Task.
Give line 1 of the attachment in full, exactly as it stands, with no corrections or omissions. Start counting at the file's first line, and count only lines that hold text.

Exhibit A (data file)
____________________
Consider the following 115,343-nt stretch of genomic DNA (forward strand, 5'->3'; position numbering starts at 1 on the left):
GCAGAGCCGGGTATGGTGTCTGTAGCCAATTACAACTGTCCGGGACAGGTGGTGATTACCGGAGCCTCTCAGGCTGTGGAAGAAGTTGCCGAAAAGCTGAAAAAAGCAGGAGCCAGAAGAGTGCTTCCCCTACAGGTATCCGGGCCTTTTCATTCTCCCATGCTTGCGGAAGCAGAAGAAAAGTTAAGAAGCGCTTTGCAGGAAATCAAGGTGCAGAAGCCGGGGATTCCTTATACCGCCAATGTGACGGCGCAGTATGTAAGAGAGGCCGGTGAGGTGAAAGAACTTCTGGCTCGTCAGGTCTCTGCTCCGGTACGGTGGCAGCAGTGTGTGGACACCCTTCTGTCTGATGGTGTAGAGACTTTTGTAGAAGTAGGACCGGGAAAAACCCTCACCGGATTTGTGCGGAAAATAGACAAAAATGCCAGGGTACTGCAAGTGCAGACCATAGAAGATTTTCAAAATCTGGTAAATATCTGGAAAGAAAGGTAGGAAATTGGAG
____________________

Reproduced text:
Consider the following 115,343-nt stretch of genomic DNA (forward strand, 5'->3'; position numbering starts at 1 on the left):